# Statistics Jeopardy

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## Objective

SWBAT: • Review for statistics unit test.

#### Big Idea

What do students understand? What gaps do they have in their understanding? Students play the Statistics Jeopardy review game.

## Do Now

10 minutes

See my Do Now in my Strategy folder that explains my beginning of class routines.

Often, I create do nows that have problems that connect to the task that students will be working on that day.  Today I want students to review finding the mean absolute deviation of a data set.  I purposely did not include the grid that I gave students when they were first calculating MAD.  I want to make sure that students can organize their information on their own.

I ask for students to share their thinking.  Students are engaging in MP3: Construct viable arguments and critique the reasoning of others.

## Statistics Jeopardy

35 minutes

Notes:

• Before this lesson, I use students’ work from the previous lesson and quiz data to Create Homogeneous Groups.  Students work in groups of 3-4.
• I have one laptop available for each group.  I post the Statistics Jeopardy powerpoint on www.edmodo.com .  This way each group can play at their own pace.
• I give each group a Group Work Rubric.

I explain how groups will play Statistics Jeopardy.  I show students how to access it from www.edmodo.com.  I explain that they need to show their work and keep track of questions they get correct on the game board on their packet.  I emphasize that they are working on honesty and integrity.  They are only going to learn something if they acknowledge they do not know it and ask for help.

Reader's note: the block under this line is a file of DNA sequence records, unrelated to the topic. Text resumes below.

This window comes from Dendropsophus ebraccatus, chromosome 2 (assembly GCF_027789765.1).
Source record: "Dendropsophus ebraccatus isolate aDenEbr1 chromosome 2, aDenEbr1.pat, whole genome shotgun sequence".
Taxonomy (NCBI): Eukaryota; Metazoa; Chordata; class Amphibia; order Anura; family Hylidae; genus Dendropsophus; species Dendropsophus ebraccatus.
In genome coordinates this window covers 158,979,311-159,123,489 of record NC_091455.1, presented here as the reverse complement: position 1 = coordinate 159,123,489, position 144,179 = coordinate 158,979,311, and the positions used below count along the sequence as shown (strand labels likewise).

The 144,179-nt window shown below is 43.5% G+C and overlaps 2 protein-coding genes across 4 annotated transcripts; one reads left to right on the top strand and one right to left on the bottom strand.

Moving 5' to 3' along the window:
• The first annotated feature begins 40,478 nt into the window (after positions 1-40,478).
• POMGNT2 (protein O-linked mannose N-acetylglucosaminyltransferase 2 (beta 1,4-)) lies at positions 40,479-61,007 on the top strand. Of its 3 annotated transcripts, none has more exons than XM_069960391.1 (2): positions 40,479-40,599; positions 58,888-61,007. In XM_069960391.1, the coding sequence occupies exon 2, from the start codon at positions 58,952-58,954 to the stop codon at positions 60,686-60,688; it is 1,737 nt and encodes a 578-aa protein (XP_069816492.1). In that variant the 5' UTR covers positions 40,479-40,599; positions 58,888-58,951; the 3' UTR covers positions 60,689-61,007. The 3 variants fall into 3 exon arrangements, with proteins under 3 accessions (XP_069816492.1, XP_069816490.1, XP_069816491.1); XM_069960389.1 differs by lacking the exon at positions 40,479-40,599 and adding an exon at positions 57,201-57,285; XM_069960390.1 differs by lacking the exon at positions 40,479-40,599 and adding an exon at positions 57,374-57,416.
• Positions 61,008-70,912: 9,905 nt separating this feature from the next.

I have a few students model an example problem together in a group.  If they do not have the work to show for it (if required) they do not get the question correct. The way I have students play Jeopardy is a bit different than the TV show.  Everyone must show work.  They need to wait a reasonable amount of time, so students have time to complete their answers.  Once the time is up, students reveal their work to each other and then check the answer.  Any student who gets the correct answer gets the points.  I have found that students are more engaged when they play this way, since they always have an opportunity to earn points.  I do not have students subtract points for an incorrect answer.

As students work I walk around to monitor student progress and behavior.  Students are engaging in MP1: Make sense of problems and persevere in solving them and MP6: Attend to precision.

If students are struggling, I may ask them one or more of the following questions:

• What do you know? What are you trying to figure out?
• What does it mean when it says to calculate _________________ ?
• What strategies do you have for calculating ________________ ?